Opioids: Turning the Tide in the Crisis

Credit Layne Gerbig / WKSU

Day after day, week after week, the headlines in Northeast Ohio and across much of the country contain news of tragic loss:  lives lost to opioids. It’s a problem that knows no bounds:  geography, race, gender, level of education or income.

The problem took on new urgency this summer as the powerful elephant sedative, Carfentanil, began hitting the streets.  First responders armed with their only weapon, the overdose antidote Naloxone, have struggled to keep up with what’s become an overwhelming problem. It’s an issue that’s straining public and social resources.  What has become clear is that business as usual is not going to fix the problem.

WKSU news has been covering the unfolding crisis. Tuesdays during Morning Edition, the WKSU news team digs even deeper.  WKSU reporters will examine what’s led us here and what might be done to turn the tide.  

Support for Opioids: Turning the Tide in the Crisis comes from Wayne Savings Community Bank, Kent State University Office of Continuing and Distance Education, Hometown Grocery Delivery, Mercy Medical Center, AxessPointe Community Health Center, Community Support Services, Inc., Medina County District Library and Hudson Community First.

Ways to Connect

DIMITRIS KALOGEROPOYLOS / FLICKR

John Carroll University is getting a $1.3 million federal grant to train graduate students as counselors in the battle against opioids.

The grants from the U.S. Department of Health and Human Services go to medically underserved areas where people lack access to primary care or have high instances of infant mortality, mental health issues or drug abuse. Over the next four years, John Carroll will use the grant to place 80 grad students in some of those medically underserved areas.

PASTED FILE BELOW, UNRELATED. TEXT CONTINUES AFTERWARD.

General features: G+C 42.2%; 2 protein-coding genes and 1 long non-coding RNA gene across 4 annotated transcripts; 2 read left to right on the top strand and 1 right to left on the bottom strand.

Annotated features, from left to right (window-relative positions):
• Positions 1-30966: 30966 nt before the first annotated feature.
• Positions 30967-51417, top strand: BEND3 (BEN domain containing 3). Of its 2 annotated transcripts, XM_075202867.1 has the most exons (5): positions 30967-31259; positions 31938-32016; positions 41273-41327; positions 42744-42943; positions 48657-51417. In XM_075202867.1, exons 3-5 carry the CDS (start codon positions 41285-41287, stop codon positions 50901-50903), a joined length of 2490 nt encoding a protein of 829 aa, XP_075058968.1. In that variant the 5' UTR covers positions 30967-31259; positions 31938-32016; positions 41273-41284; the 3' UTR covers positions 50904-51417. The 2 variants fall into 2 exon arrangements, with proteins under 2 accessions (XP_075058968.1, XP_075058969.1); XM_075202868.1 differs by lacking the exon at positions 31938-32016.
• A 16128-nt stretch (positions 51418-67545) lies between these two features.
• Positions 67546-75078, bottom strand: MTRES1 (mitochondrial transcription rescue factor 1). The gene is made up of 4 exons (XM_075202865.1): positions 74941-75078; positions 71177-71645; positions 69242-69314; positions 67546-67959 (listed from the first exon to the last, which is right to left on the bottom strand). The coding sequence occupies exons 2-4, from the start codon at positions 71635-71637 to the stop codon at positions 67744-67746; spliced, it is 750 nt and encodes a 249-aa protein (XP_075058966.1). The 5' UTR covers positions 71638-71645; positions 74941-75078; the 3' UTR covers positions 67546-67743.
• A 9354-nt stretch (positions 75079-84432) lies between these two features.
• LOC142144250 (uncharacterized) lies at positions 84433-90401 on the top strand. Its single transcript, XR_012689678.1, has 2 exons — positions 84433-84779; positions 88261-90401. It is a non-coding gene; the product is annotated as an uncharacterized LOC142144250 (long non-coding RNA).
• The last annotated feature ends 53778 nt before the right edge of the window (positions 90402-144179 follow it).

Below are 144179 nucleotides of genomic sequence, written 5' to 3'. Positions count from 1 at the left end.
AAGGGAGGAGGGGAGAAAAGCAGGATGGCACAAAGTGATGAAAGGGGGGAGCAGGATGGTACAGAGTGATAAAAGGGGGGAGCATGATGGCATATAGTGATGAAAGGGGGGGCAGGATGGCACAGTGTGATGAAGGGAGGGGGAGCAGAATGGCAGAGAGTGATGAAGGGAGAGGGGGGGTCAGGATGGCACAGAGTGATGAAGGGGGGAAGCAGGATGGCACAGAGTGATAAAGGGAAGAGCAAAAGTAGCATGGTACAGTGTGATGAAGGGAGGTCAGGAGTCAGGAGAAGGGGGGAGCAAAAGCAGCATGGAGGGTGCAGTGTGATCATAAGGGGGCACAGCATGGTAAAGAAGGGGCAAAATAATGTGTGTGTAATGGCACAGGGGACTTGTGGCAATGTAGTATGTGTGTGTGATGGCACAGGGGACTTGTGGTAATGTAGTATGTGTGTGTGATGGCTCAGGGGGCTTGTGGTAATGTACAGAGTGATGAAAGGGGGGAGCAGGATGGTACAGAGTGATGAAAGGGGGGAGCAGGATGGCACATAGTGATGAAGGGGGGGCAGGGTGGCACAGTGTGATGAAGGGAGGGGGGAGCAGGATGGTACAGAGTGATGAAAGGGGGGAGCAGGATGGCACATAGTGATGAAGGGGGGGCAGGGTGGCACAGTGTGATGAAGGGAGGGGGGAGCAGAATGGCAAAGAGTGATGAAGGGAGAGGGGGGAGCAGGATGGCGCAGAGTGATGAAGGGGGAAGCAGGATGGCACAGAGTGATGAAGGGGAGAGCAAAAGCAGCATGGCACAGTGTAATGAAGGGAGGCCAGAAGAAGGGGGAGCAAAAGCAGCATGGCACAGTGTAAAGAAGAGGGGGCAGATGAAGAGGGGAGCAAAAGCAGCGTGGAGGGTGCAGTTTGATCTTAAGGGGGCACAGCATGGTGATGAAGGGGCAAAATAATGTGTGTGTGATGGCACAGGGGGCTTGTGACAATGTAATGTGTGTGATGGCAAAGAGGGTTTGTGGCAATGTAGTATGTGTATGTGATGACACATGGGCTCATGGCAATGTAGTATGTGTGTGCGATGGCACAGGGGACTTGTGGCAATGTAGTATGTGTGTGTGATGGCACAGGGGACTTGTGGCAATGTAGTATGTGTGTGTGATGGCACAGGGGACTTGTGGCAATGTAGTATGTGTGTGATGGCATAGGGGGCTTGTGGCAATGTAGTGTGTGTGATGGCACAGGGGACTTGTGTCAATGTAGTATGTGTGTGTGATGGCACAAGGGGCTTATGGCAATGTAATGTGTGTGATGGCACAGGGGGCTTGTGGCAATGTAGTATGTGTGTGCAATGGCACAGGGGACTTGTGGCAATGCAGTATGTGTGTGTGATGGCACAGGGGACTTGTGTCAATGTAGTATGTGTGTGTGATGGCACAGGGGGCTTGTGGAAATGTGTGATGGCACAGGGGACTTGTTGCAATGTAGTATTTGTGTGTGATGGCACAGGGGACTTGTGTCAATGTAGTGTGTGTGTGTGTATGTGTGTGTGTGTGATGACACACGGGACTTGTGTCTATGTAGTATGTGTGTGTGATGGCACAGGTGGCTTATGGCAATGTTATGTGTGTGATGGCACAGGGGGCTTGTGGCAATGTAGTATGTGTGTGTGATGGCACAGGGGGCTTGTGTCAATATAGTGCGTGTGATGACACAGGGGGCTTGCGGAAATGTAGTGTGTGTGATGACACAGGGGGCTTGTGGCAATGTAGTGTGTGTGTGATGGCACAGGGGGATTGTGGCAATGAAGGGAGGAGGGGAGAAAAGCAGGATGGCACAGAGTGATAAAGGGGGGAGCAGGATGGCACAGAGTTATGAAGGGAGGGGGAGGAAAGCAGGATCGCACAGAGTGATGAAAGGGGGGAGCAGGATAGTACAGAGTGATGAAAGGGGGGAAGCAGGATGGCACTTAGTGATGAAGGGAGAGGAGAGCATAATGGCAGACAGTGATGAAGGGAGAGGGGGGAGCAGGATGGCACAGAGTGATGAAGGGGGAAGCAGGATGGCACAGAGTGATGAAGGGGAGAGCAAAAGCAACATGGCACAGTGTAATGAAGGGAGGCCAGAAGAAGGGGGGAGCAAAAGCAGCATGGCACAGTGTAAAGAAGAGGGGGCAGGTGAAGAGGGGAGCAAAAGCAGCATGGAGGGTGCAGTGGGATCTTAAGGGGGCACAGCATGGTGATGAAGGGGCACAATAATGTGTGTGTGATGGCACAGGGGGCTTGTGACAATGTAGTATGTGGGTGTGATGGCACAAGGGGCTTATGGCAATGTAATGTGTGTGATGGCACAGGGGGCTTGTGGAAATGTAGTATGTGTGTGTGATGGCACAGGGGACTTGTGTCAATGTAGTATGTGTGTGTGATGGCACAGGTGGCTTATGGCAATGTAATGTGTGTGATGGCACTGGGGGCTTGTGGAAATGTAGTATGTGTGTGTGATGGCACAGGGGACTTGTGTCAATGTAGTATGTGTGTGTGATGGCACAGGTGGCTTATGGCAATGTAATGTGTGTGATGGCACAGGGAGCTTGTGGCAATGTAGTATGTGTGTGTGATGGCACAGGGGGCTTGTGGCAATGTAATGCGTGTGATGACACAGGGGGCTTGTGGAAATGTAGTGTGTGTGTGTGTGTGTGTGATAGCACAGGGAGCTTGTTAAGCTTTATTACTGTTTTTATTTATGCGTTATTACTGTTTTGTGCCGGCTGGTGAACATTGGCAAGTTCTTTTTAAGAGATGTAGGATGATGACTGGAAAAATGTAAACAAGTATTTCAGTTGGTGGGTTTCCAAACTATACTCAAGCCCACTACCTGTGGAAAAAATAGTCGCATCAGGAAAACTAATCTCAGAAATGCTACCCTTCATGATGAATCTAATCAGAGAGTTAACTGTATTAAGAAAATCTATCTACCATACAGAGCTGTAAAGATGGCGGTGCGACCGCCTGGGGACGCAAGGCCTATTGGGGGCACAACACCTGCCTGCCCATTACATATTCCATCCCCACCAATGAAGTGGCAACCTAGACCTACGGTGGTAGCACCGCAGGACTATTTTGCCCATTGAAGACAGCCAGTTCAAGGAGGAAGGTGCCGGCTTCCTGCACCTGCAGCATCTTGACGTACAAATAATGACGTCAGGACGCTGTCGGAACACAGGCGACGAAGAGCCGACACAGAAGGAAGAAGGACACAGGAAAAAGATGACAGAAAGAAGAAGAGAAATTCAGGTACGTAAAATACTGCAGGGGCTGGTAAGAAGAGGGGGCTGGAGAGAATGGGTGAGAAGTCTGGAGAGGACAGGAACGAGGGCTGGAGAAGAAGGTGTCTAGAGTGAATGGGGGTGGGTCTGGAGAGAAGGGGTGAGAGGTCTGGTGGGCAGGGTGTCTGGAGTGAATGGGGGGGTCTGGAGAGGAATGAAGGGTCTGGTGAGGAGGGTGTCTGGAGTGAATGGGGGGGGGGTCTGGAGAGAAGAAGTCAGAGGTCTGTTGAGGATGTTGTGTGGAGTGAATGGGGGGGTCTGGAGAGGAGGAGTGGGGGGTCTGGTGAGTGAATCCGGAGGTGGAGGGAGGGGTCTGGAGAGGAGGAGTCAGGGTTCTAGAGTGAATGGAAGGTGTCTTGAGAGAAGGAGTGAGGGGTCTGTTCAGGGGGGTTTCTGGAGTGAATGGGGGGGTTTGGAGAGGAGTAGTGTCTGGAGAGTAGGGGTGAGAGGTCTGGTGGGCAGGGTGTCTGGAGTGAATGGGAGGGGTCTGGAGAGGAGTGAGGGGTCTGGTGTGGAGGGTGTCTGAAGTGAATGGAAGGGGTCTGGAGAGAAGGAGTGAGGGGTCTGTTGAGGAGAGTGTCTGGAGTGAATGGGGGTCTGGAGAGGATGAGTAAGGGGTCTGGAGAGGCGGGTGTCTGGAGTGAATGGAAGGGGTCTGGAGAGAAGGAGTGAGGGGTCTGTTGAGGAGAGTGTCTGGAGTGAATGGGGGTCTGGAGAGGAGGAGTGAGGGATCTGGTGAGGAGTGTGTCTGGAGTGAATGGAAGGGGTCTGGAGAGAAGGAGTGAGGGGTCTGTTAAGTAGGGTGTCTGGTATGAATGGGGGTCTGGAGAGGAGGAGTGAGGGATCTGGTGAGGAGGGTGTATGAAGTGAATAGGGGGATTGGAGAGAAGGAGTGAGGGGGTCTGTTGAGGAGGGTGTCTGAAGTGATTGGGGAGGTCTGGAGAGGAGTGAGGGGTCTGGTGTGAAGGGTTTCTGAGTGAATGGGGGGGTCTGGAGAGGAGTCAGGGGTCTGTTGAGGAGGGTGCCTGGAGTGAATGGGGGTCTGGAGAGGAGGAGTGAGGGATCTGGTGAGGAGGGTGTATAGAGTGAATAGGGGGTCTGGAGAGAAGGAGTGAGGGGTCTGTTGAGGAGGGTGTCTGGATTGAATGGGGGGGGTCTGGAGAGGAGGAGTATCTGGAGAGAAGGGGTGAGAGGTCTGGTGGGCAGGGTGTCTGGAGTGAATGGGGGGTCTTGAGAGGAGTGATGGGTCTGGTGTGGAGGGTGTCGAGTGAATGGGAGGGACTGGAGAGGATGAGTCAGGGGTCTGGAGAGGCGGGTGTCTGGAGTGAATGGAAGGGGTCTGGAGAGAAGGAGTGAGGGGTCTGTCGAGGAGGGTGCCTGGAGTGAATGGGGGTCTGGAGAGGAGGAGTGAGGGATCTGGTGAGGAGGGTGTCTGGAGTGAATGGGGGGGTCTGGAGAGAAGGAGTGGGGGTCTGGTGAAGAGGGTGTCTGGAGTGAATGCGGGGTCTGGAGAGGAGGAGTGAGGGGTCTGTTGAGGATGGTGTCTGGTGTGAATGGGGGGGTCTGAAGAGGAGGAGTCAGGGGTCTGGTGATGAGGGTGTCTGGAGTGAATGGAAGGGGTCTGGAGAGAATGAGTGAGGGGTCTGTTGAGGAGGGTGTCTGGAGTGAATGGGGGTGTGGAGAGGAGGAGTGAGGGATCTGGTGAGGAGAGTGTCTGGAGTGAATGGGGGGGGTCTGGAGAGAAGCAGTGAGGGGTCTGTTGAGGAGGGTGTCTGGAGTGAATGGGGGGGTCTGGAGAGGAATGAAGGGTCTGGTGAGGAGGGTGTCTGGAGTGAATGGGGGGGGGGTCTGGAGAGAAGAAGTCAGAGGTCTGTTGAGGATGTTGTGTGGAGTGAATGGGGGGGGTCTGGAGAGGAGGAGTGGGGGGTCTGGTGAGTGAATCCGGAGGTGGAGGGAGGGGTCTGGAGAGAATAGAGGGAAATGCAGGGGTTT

photo of VA medical center
CLEVELAND VA MEDICAL CENTER

The U.S. Secretary of Veterans Affairs joined President Trump’s opioid task force at the Cleveland VA Medical Center on Thursday.  They were in town to hear from VA doctors on their best practices for pain management and opioid use. 

Tonia Wright and Tugg Massa
Amanda Rabinowitz / WKSU

Tugg Massa is one of the Ohioans who headed to Houston this week to help clean up after the devastation of Hurricane Harvey. But as WKSU’s M.L. Schultze reports for Ohio Public Radio, the Akronite’s reason for the trip is tied as much to another crisis – the nation’s addiction crisis. 

photo of Al Landis
KABIR BHATIA / WKSU

A community group in southeast Tuscarawas County is trying to get the attention of elected officials, police and fellow citizens to combat opioid abuse.

Dennison and Uhrichsville – known as the Twin Cities – have a combined population of about 8,000 people. One-hundred of them were at Thornwood Park yesterday as part of the group “Cleaning Up the 922” -- named for the area’s telephone exchange. They were discussing ways to address a growing opioid problem.

Cleveland State official seal
CLEVELAND STATE UNIVERSITY

Cleveland State University has created a specialized research center to search for solutions to the opioid crisis.

The Center for Behavioral Health Sciences focuses on addiction science, policy research, education and links to mental illness. The center will work with local partners, like Saint Vincent Charity Medical Center.

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